Efforts to establish a primary care system in China are faltering because a lack of qualified doctors entering the specialty, according to the People's Daily. It says GPs account for about 50% of doctors in western countries but only 5% in China. In addition, few young doctors want to become GPs because of the poor status, lack of career prospects and poor pay. The article says China must increase pay and career prospects for community care doctors if it is to achieve its stated aim of having a gatekeeper system to reduce hospital overcrowding.
In Sichuan, villagers have petitioned to expel an 8 year old boy because he is HIV positive. Even his own grandfather was among those who signed to get rid of the boy from an un-named village. The villagers said the boy was a 'time bomb' and he should be removed to "protect villagers' health".
The Washington Post has a feature on the new wave of foreign investors trying to make a buck out of the rapidly changing and deregulating Chinese healthcare system. However, the feature notes that efforts by foreign investors to open hospitals and clinics in China is limited by the lack of medical insurance and the overall shortage of skilled doctors in China.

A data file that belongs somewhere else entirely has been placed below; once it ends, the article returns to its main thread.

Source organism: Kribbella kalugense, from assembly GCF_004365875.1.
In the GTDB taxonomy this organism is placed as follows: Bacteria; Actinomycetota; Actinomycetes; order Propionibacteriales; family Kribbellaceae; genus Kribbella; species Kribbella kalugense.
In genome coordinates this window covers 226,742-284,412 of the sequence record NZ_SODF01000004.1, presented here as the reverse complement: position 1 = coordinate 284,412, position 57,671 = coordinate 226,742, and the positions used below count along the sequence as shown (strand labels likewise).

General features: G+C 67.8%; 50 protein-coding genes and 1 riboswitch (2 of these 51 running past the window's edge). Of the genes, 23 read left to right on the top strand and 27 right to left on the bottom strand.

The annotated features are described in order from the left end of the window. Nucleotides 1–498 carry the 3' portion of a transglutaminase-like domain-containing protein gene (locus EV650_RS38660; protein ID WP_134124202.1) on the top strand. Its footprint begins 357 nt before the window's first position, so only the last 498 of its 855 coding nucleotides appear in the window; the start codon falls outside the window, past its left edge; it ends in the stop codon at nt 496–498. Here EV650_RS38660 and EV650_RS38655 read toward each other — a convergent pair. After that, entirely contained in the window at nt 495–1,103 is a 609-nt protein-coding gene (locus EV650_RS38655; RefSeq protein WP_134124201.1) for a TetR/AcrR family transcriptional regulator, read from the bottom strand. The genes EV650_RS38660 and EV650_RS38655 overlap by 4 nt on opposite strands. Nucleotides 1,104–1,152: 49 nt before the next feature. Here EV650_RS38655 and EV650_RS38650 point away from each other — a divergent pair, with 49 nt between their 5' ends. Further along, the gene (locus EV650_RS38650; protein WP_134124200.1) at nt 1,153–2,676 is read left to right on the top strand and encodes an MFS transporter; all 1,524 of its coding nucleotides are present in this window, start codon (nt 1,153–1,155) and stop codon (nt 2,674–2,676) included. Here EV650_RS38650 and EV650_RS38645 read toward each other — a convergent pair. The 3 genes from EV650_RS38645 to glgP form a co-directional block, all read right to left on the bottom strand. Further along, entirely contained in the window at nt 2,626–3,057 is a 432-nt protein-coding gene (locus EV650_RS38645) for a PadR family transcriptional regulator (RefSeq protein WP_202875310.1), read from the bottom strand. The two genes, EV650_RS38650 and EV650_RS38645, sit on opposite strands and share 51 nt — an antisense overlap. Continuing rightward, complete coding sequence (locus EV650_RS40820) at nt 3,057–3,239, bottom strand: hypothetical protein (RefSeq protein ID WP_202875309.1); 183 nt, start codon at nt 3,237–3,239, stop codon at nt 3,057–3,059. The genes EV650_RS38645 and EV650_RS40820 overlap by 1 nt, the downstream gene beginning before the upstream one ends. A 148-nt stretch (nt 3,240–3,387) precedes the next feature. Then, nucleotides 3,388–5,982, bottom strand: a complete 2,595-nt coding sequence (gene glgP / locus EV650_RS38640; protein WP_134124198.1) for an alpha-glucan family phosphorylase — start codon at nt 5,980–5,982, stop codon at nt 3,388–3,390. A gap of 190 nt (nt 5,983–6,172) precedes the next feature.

Chinese ministers are doing the rounds of county-level hospitals, which are the target for the next wave of reforms. The government wants to try stop the decline of county hospitals as patients bypass them and head straight to major city hospitals, which they believe to have more expertise.
One in four patients admitted to rural hospitals in China doesn't need to be there, according to a study from Tongji Medical University in Wuhan. The study found that 27% of patients at rural hospitals had been admitted inappropriately, with wrongful admission rates as high as 37% for older Chinese. The researchers said the higher reimbursement levels provided in the New Rural Medical Insurance scheme for inpatients than for outpatients encouraged patients to be admitted and treated inappropriately.